Victor Hassine (1955-2008) was an accomplished author of works on crime and punishment. Shortly after graduating from law school, he was convicted of a capital offense and sentenced to prison for life without parole. While incarcerated, Hassine devoted himself to bettering prison conditions for himself and his fellow inmates and strived to promote prison reform through his written works of fiction and nonfiction. Sadly, Victor Hassine committed suicide in April 2008 shortly after being denied a commutation-of-sentence hearing.
Robert Johnson is a Professor of Justice, Law, and Society at American University, Editor of BleakHouse Publishing, and a widely published author of fiction and nonfiction.
Sonia Tabriz is a J.D. candidate and merit scholar at The George Washington University Law School, the Managing Editor of BleakHouse Publishing, and is noted for her creative writing and legal commentaries.
Most helpful customer reviews
4 of 4 people found the following review helpful.
This is such a great book. I know it sounds strange to write that about a book by a lifer (now dead by suicide) in a US prison but this really is the best book about prison and being inside the US prison system I have read. I have read about Victor Hassine’s crimes and realise he might have done something terrible but he comes across as humane and wise in this book. A great account of what it must be like to find yourself ‘in the belly of the beast’. It’s written like a textbook/novel/academic work and deserves a much wider audience. I live in the UK so had to order it from America and it was well worth it. The USA jails well over a million of its citizens (often in terrible gladiatorial institutions) and it is interesting to see what effect it has. Unless they stay in for ever some of these guys are going to be back on the streets and I am convinced that the brutal conditions in prison won’t make them model citizens once they are out there.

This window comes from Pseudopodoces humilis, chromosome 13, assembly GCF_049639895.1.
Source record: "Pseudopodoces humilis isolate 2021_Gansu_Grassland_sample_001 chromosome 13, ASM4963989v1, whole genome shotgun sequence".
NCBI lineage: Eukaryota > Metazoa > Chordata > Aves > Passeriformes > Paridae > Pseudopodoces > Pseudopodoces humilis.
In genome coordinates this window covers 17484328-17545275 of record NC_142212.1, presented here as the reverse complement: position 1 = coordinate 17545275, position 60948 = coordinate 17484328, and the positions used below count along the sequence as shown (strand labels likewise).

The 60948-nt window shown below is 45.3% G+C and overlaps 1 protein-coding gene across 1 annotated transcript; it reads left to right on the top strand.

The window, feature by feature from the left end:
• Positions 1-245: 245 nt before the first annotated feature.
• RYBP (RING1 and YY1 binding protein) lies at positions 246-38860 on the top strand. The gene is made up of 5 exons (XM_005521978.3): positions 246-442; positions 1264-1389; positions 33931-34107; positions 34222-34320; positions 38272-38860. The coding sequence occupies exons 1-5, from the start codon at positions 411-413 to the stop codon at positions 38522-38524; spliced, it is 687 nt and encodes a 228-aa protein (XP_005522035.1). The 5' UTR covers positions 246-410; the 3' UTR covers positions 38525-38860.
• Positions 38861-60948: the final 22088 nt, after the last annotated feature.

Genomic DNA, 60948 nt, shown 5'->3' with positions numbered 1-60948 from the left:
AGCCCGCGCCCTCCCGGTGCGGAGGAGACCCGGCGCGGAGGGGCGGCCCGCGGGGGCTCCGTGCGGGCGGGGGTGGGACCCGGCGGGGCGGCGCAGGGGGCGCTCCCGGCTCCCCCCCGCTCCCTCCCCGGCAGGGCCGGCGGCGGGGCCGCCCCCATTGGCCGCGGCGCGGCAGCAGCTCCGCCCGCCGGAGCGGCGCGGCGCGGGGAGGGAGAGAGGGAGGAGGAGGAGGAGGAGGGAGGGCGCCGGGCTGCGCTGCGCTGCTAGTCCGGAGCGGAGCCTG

5 of 6 people found the following review helpful.
Thought provoking, disturbing, well worth reading for those who have an interest in the subject
By Sam I Am
This book was highly disturbing, as the author intended it to be. My first thought, upon reading the writing of an educated, highly literate young man who was doing life in prison, was how his mother must have felt. Nobody gives birth to a son and imagines one day, they’ll be visiting him through a pane of glass inside a prison visiting room.